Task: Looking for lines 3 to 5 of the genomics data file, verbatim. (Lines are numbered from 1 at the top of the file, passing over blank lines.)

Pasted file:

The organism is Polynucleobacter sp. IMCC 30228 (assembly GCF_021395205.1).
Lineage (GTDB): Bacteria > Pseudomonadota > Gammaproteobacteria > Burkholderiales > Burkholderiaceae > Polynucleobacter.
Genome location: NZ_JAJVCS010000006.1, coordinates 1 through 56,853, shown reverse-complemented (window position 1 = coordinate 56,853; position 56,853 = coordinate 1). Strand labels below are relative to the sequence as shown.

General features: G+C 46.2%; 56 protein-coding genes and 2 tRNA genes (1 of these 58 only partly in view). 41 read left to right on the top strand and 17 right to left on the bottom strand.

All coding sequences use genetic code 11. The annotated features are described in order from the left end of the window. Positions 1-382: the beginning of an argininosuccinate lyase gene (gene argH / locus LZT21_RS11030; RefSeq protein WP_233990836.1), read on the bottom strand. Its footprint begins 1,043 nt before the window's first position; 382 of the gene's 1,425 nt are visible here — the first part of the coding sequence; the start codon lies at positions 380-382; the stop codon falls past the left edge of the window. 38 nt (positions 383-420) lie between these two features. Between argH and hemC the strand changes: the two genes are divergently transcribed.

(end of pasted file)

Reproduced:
Genome location: NZ_JAJVCS010000006.1, coordinates 1 through 56,853, shown reverse-complemented (window position 1 = coordinate 56,853; position 56,853 = coordinate 1). Strand labels below are relative to the sequence as shown.

General features: G+C 46.2%; 56 protein-coding genes and 2 tRNA genes (1 of these 58 only partly in view). 41 read left to right on the top strand and 17 right to left on the bottom strand.

All coding sequences use genetic code 11. The annotated features are described in order from the left end of the window. Positions 1-382: the beginning of an argininosuccinate lyase gene (gene argH / locus LZT21_RS11030; RefSeq protein WP_233990836.1), read on the bottom strand. Its footprint begins 1,043 nt before the window's first position; 382 of the gene's 1,425 nt are visible here — the first part of the coding sequence; the start codon lies at positions 380-382; the stop codon falls past the left edge of the window. 38 nt (positions 383-420) lie between these two features. Between argH and hemC the strand changes: the two genes are divergently transcribed.